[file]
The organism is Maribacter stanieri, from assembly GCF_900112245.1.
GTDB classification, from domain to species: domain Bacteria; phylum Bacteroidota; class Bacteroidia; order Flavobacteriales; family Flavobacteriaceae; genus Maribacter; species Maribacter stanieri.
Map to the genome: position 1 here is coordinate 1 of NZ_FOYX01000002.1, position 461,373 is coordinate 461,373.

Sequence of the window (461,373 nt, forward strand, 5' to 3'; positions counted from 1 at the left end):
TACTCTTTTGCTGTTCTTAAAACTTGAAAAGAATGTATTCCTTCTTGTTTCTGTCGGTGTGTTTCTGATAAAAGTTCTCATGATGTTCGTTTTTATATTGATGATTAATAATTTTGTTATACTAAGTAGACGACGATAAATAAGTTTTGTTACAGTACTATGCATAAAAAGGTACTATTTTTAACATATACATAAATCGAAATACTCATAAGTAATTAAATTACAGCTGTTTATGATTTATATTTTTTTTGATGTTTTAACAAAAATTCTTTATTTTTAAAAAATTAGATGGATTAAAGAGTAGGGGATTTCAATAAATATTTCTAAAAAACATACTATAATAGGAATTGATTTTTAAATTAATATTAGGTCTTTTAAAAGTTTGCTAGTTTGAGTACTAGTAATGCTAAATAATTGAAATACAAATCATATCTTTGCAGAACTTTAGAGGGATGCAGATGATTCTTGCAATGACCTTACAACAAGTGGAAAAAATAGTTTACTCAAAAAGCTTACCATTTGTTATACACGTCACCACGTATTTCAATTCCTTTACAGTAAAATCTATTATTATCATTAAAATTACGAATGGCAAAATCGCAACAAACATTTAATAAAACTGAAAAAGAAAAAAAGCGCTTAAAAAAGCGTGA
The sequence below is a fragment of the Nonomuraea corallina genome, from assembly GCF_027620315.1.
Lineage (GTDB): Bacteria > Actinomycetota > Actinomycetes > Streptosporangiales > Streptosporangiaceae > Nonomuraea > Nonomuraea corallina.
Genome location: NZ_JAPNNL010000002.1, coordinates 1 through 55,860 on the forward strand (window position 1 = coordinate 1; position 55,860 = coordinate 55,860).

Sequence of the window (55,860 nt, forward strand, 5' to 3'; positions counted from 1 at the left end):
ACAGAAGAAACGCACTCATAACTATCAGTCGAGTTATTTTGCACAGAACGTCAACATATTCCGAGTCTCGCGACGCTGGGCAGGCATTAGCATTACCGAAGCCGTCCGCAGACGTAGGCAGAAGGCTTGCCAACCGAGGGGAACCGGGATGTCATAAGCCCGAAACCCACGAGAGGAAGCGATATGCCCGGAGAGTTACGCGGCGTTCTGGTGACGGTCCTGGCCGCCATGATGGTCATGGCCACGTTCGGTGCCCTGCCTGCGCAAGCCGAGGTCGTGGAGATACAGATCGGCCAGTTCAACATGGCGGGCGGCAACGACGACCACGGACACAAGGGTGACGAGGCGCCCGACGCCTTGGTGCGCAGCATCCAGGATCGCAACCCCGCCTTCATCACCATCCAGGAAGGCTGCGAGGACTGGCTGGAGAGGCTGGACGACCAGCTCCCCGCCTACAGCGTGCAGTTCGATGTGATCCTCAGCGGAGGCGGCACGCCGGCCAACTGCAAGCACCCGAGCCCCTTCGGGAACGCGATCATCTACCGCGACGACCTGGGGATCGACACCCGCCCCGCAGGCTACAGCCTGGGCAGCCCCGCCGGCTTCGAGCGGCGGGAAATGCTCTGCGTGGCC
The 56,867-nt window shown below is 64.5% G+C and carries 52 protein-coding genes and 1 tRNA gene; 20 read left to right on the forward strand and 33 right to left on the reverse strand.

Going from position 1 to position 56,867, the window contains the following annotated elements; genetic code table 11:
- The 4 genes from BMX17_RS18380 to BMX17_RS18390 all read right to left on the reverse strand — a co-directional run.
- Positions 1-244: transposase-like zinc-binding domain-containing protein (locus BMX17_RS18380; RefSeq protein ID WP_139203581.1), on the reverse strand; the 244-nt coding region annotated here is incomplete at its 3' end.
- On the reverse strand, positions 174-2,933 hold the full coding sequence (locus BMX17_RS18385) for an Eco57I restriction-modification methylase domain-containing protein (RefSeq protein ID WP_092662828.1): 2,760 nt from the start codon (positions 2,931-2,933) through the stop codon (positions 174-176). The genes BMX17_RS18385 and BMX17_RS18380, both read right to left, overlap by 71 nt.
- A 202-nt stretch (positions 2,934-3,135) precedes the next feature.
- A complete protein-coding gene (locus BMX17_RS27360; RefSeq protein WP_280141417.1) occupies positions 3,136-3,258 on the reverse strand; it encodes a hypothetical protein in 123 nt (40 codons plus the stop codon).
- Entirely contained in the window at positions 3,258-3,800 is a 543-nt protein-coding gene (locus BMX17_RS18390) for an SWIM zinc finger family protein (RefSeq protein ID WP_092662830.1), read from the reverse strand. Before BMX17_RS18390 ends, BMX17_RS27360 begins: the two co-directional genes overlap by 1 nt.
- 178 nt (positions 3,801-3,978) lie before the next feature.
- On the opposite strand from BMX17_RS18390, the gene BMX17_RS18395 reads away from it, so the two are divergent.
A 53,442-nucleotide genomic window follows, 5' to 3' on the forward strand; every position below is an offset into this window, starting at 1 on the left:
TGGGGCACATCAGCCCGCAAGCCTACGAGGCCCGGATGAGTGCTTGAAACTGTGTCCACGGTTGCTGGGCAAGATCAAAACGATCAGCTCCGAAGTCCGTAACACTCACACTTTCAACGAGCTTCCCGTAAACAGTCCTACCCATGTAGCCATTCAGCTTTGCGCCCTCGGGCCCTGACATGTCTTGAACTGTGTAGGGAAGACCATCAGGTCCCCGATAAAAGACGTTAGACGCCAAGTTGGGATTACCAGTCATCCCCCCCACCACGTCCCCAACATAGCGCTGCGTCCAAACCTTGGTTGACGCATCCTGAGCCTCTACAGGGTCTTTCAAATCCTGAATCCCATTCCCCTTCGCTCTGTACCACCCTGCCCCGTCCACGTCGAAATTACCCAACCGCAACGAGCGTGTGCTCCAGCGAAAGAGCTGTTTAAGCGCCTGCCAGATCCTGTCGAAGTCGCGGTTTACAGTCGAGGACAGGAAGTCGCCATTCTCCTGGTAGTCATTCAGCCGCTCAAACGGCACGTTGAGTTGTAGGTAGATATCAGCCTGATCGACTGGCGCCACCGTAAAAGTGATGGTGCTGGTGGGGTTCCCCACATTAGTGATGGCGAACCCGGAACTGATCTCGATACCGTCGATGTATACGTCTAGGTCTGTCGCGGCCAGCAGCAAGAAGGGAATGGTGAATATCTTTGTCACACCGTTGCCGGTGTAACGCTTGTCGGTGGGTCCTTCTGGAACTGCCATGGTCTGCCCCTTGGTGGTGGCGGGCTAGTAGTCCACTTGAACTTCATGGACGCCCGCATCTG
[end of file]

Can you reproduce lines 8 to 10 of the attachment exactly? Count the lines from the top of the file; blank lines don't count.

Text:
Genome location: NZ_JAPNNL010000002.1, coordinates 1 through 55,860 on the forward strand (window position 1 = coordinate 1; position 55,860 = coordinate 55,860).

Sequence of the window (55,860 nt, forward strand, 5' to 3'; positions counted from 1 at the left end):
ACAGAAGAAACGCACTCATAACTATCAGTCGAGTTATTTTGCACAGAACGTCAACATATTCCGAGTCTCGCGACGCTGGGCAGGCATTAGCATTACCGAAGCCGTCCGCAGACGTAGGCAGAAGGCTTGCCAACCGAGGGGAACCGGGATGTCATAAGCCCGAAACCCACGAGAGGAAGCGATATGCCCGGAGAGTTACGCGGCGTTCTGGTGACGGTCCTGGCCGCCATGATGGTCATGGCCACGTTCGGTGCCCTGCCTGCGCAAGCCGAGGTCGTGGAGATACAGATCGGCCAGTTCAACATGGCGGGCGGCAACGACGACCACGGACACAAGGGTGACGAGGCGCCCGACGCCTTGGTGCGCAGCATCCAGGATCGCAACCCCGCCTTCATCACCATCCAGGAAGGCTGCGAGGACTGGCTGGAGAGGCTGGACGACCAGCTCCCCGCCTACAGCGTGCAGTTCGATGTGATCCTCAGCGGAGGCGGCACGCCGGCCAACTGCAAGCACCCGAGCCCCTTCGGGAACGCGATCATCTACCGCGACGACCTGGGGATCGACACCCGCCCCGCAGGCTACAGCCTGGGCAGCCCCGCCGGCTTCGAGCGGCGGGAAATGCTCTGCGTGGCC